Child stars face challenges as opportunities grow
Every day as Peng Yibo works on a film or television series set, the 10-year-old is never farfromhis father’s sight.
The showbiz industry “is a bit chaotic and complex,” explains Peng Wenda, the 43-year-old father of the child star. “As parents, we’ve been worried that he might be affected by some bad behavior or get injured.”
A reflection of China’s rising demographic of child and teenager stars, which has been growing so fast it’s impossible to measure, Peng Yibo’s rise to fame is a typical story of striving— a mix of sweat and tears.
Once a vendor in Qiqihar, Heilongjiang province, Peng Wenda abandoned the stable lifestyle of his hometown and moved to Beijing in 2009.
“Yibo has showed talent and strong interest in performing sincehistoddlerdays. Weblindly moved to Beijing as we believed the city would have a number of opportunities,” recalls the father, now a full-time agent and 24-hournanny of his son.
It looks like he made right move.
Most agents of child performers say Beijing is something of a Chinese answer to Hollywood, as the capital city features the largest number of studios and has the richest resources in the country.
Some parents spend a lot of money on training or agent fees, which reportedly runs into thousands of yuan and sometimes millions.
Peng Yibohada bit of luck— he was taken under the wing of Huang Bo, one of China’s most successful actors.
After performing in a minor role in the TV series Troubled Times Three Brothers, starring Huang and other A-listers Liu YeandZhangHanyu, PengYibo was invited byHuang to star in the celebrity’s avant-garde stage production of To Live.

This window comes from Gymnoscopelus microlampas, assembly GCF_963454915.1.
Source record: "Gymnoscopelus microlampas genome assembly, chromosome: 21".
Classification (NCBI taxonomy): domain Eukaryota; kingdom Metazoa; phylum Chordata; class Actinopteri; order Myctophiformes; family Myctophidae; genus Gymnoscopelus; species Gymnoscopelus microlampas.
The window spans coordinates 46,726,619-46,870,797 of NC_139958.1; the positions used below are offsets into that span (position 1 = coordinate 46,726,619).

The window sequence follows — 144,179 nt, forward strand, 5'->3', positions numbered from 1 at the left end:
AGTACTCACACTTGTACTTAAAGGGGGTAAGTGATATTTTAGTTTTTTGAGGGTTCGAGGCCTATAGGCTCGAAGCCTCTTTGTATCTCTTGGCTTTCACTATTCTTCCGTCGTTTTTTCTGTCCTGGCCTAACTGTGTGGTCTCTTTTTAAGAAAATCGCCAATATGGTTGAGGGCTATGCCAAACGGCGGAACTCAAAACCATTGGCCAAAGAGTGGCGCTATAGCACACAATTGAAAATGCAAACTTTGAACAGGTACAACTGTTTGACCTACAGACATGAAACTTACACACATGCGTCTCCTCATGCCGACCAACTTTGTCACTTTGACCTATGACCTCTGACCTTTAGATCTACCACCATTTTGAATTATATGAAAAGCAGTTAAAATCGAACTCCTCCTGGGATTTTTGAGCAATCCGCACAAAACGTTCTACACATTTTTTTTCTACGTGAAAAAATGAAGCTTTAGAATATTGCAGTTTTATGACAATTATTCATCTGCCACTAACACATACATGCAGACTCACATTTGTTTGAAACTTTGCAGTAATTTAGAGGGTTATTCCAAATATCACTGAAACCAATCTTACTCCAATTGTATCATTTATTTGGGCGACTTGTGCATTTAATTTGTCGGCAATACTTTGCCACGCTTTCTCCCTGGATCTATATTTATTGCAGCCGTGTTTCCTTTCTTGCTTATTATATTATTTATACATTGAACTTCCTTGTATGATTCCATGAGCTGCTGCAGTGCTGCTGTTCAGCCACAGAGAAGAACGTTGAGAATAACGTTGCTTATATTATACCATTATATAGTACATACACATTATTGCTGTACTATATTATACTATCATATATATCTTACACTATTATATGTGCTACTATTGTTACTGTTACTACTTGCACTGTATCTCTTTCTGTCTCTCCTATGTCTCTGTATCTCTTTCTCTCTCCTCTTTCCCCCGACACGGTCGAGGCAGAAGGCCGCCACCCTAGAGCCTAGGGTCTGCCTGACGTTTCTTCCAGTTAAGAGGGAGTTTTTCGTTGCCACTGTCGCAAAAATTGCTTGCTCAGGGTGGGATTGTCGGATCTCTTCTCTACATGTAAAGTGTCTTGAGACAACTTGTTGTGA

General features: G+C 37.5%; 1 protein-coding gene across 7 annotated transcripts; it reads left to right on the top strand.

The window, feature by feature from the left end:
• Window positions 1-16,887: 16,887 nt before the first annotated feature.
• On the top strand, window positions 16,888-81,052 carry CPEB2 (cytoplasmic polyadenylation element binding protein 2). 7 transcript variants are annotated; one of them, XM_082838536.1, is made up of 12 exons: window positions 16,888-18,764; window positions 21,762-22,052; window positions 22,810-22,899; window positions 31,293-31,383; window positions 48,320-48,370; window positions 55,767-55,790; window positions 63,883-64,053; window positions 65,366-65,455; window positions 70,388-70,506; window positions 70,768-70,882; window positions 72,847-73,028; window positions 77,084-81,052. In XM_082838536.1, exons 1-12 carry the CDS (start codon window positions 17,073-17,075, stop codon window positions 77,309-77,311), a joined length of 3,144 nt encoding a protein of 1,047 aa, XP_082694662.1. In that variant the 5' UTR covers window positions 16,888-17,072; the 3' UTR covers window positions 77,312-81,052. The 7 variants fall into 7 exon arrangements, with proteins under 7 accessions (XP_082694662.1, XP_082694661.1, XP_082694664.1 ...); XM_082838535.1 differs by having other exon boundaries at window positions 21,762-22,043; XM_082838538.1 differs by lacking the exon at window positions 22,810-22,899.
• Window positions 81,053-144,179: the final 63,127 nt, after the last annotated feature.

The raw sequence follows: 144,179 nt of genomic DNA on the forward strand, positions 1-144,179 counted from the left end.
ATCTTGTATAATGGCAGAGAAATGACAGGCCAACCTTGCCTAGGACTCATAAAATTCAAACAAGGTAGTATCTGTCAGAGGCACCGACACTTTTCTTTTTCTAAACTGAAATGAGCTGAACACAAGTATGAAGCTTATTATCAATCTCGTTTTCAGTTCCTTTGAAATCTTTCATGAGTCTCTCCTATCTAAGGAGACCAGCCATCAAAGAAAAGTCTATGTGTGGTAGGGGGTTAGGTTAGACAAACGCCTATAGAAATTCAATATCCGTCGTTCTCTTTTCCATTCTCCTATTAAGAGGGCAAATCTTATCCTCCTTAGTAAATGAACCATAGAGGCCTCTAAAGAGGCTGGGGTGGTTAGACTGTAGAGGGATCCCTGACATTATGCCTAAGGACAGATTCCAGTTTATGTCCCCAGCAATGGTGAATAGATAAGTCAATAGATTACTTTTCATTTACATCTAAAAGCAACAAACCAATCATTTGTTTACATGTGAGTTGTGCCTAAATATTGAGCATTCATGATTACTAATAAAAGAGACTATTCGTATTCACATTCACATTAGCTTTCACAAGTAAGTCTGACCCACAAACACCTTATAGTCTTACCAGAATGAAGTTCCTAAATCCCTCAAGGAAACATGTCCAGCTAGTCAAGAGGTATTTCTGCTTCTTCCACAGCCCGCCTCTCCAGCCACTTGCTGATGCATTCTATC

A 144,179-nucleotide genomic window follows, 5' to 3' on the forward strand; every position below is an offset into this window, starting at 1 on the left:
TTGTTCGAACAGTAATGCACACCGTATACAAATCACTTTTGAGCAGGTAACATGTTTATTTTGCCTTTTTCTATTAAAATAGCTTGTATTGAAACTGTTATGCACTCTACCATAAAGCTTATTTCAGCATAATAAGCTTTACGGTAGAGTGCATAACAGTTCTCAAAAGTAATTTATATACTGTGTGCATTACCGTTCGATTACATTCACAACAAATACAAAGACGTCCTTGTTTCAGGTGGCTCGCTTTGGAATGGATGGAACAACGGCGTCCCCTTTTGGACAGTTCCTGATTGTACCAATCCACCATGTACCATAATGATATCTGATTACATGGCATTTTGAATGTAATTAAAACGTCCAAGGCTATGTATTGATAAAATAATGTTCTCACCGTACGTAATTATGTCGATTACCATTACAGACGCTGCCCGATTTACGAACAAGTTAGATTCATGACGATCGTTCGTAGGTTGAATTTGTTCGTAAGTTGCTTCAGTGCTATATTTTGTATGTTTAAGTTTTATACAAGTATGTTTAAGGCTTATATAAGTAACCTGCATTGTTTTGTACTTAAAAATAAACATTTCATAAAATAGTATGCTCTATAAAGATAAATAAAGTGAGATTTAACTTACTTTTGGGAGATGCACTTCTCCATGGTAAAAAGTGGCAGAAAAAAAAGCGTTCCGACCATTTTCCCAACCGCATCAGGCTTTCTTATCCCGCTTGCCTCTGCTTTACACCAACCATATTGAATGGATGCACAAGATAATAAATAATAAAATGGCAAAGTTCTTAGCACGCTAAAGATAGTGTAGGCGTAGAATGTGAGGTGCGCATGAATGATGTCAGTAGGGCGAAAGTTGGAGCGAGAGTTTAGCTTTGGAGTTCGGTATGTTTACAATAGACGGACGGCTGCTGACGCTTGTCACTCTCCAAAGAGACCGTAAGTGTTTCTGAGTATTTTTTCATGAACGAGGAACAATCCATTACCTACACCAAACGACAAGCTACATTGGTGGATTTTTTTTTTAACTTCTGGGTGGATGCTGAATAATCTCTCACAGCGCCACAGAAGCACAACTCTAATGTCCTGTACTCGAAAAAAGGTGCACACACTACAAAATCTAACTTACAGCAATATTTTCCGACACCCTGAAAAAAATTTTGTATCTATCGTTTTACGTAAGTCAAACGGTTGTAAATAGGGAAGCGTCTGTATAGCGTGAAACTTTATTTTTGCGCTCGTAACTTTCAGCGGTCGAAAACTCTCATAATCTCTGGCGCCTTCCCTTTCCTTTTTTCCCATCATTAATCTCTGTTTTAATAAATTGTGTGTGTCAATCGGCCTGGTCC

Shooting to fame since then, Peng has been cast in nearly 20 the movies and television series.
His latest big titles include the reportedly $100 million fantasy movie Asura, and the sequel of the hit TV series HomeWith Kids.
The daily demands of acting and reading scripts interrupt the boy’s education — a common dilemma for child and teenager stars— but the father has recruited tutors to teach his son in the absence of school.
“We need to protect him,” he says. For now, the family’s solution is to watch the child actor alertly— all the time.
Beijing has four hotels— all located in Chaoyang district— widely used by low-budget films or television series as hubs to recruit performers. Piao Hotel Inn on the West Dawang Road is perhaps the busiest in the business.
“The first time I visited it, I was shocked,” saysWangYubin, marketing head of the agency Xingtan001.com.
He found that most of the hotel’s rooms were occupied by role-selecting directors or deputy producers, with the doors cluttered with ads with the titles and demands for various productions.
The former publisher watched directors and producers smoking and playing cards while parents taking their children to knock on doors to make a pitch, he says.
ZhangXiao’en, a 36-year-old agent for child stars, says the number of such youngsters between 3 and 15 years old has expanded rapidly thanks to the country’s burgeoning entertainment industry.
Even so, only a handful of eageryoungwannabeswill soar to stardom. China’s celebrity list is studded with adults; child stars are comparatively scarce.
Successful ones include Wu Lei, known as the “dumb swordsman” in the hit series Nirvana in Fire, and Guan Xiaotong, who shot to fame in Chen Kaige’s directorial fantasy epic The Promise.
Some parents choose to take their children’s screen achievements as a light chapter of life.
Jiang Wenjuan, a former entertainment reporter, let her 7-year-old daughter Chen Yunze sing with actress Zhang Ziyi in a CCTV gala celebrating the London Olympics in 2012. But Jiang didn’tencourageherdaughterto take part inmoresuch activities.
“I don’t want her simple childhood to become complicated,” she says.
We blindly moved to Beijing, as we believed the city would have a number of opportunities.”